Susan Luzzaro 4:30 p.m., Dec. 11
The other day I saw a mountain lion. Though it was far away, I was able to catch its eye. There was a quick moment of suspended terror, and then it walked out of sight. It didn't run. I wanted to run, but felt momentarily paralyzed. When I started to hear myself breathe again, I swiftly jogged back to civilization where I felt more clearly in my place. I also felt a little pathetic.
Now I must specify here in order to make this a true, true story. This cougar sighting didn't exactly happen yesterday. It was two years ago. And it wasn't that close to me, though I was able to see its eyes. From time to time I'm reminded of it in my dreams, and when I was staying in Pine Valley very recently, I was reminded again of the incident.
But I don't think my memory was sparked by the setting-- the smell of pine and oak mixed with dust; the less green than brown mountain range. I honestly think what reminded me of the lion was something about its eyes. They were penetrating. They were desperate. And after the initial fright, I felt a bit saddened. Not only was I pathetic in my defenseless inability to even flee, much less fight, but this stunning animal was trapped. I imagined it caged in by the vast deserts and San Diego suburbs that surround it. Its habitat is constantly shrinking. Its food supply is dwindling as building gradually pushes further east. Meanwhile, this California native is expected to master the survival laws of nature, while also abiding by the boundaries of human society.
This is what happened to me just the other day (March 11, 2009): When I was hiking in Cuyamaca, I felt that I had stepped out of a San Diego filled with desperation, and was reminded of that mountain lion's eyes. It was clearly desperate for survival. Now I see those eyes every day when I'm in San Diego. I see the amount of homeless people-- simply trying to survive day by day-- increasing more rapidly. At every intersection a desperate man or woman is pacing a concrete island with a sign crying out for help (or a beer). In downtown there are homeless people surrounding the public library and post office like never before. Whether they are part of the newly unemployed or a drifting underclass, they are like the mountain lion. They also feel trapped. They are desperate and hungry. And they're not the only ones. There are those that fear losing their current jobs. The anxiety in their bloodshot eyes may indicate an awareness that the ground which keeps them at middle class status is about as sturdy as the paper money we use. There are also the countless students who look to the future ominously. No longer dreaming, they are hoping simply for a job-- any job-- when they graduate. Even many retirees have that combination of fear and sadness as their nest eggs crumble before their glazed eyes.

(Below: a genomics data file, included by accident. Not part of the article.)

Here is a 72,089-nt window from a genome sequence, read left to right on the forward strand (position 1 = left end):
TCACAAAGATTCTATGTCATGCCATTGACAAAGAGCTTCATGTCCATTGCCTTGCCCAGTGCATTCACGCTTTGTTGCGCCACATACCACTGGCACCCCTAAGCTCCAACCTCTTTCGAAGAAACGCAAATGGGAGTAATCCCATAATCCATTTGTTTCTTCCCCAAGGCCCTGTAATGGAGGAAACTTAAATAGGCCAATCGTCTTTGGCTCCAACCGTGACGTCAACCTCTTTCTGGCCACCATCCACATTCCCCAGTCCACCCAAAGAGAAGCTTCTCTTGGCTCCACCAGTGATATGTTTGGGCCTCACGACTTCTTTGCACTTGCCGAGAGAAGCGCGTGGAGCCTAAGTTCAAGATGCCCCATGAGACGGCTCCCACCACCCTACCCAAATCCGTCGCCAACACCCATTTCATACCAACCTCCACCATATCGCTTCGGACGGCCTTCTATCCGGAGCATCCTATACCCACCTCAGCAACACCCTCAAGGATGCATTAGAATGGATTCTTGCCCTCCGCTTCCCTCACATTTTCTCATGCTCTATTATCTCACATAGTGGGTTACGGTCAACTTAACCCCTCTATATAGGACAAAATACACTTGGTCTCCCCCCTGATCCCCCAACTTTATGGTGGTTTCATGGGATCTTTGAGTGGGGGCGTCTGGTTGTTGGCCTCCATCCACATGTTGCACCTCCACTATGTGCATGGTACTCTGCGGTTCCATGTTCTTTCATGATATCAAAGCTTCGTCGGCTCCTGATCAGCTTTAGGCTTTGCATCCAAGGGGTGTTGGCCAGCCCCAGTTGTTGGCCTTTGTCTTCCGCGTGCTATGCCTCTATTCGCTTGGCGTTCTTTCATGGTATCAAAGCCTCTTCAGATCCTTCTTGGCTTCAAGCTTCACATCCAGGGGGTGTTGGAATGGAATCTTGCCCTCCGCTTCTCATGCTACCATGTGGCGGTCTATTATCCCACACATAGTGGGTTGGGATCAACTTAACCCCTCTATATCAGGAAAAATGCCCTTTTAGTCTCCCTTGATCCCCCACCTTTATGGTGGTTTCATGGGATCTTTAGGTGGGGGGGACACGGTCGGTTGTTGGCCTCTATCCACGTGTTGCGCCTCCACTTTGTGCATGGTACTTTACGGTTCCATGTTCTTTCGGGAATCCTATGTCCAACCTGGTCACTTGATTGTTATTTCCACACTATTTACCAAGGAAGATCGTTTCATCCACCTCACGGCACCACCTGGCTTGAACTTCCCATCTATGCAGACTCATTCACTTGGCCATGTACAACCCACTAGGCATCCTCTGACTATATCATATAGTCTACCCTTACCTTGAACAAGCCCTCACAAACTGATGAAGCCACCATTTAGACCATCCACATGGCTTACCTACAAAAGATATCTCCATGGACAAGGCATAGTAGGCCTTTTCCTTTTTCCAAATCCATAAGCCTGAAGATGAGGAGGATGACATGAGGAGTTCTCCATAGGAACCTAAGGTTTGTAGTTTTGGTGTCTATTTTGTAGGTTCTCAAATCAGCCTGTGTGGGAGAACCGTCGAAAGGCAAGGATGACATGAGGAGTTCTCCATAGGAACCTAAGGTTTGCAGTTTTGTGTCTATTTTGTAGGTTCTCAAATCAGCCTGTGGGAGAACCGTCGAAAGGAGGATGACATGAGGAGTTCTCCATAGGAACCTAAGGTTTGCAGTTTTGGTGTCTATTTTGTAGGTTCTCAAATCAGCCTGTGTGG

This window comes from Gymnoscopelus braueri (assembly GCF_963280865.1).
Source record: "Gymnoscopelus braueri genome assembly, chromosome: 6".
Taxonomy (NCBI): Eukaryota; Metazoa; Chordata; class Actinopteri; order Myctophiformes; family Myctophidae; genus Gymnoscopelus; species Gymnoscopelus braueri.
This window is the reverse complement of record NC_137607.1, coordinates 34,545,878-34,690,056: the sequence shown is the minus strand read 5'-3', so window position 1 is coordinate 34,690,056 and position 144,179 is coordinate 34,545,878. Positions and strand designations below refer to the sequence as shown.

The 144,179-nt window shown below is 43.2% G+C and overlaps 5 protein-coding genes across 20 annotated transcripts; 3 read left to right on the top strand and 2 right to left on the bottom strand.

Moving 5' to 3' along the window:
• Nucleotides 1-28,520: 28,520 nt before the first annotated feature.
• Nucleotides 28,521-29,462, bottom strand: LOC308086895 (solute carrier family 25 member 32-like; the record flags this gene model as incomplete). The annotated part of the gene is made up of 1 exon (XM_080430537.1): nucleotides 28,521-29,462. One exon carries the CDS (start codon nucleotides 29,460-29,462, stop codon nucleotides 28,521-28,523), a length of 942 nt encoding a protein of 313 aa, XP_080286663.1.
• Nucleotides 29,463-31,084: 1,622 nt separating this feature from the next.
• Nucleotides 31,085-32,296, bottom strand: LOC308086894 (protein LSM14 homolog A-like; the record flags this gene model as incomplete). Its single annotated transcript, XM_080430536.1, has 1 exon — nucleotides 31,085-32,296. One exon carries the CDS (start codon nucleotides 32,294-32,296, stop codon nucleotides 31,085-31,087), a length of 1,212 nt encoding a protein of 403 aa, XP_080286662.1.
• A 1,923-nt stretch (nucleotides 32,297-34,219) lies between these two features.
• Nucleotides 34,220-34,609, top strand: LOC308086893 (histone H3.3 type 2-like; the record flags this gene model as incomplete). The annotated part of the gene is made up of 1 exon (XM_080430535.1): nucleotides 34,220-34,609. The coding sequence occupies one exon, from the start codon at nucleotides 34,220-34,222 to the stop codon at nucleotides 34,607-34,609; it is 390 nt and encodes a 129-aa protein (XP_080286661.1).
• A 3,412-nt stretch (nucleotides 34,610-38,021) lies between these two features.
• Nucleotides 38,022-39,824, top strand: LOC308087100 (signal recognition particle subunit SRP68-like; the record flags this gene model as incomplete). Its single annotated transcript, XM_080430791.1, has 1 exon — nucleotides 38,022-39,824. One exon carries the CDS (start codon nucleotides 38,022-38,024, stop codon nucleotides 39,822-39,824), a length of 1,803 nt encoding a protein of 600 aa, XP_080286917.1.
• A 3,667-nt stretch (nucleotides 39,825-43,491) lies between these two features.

Desperation lingers everywhere nowadays because of the current economic depression (yes, depression). But, understandably, nobody wants to talk about it too much. That's why this story is about a mountain lion.
So, that day two years ago when I caught the stare of the mountain lion, I went home and did some reading. I discovered that there had been many wild cougar attacks in the 1990's and then no reported incidents for about 8 years. Then between 2004 and 2007 there were numerous sightings and attacks. A few people had even been killed. And in every single case of attack, the mountain lions were immediately hunted down and killed. Though they are wild animals in their own habitat, they are killed for attempting to survive and for not being rational beings-- like us.
I remember reading about mountain lion attacks in a high school school class and debating whether they should be hunted down or not. I said 'no' then. I still say 'no', even after my recent brush with death (yes, a bit of an exaggeration). Why can't the state park service offer a better solution than the death penalty? Can they not reserve some land and let the humans know to enter at our own risk? Can't they provide some form of sustenance since lack of dietary resources seems to be the issue for these hungry lions? It is the lack of alternate solutions that seems to be plaguing this issue. Now there seems only two options: Let these unique animals starve to death in an ever-shrinking, resource scarce environment, or hunt them down if and when they attack someone? So does the state simply ignore their existence until a problem arises?
This situation can be stretched all the way from Mount Laguna to downtown San Diego. How? Though it's rare, you may see it if you look directly into one's eyes. Their survival is on the line. They are pinned up against a wall. In that situation any animal, human or not, would react similarly.
Don't get me wrong. Obviously, I'm glad I didn't get attacked or killed on that day two years ago, or two weeks ago. I wouldn't be writing this if I was. But if I did get mauled by such an untamed and unruly beast I would want my family, friends and the San Diego media to know that I said this, and offered it as a metaphor too:
Don't kill the Mountain Lions!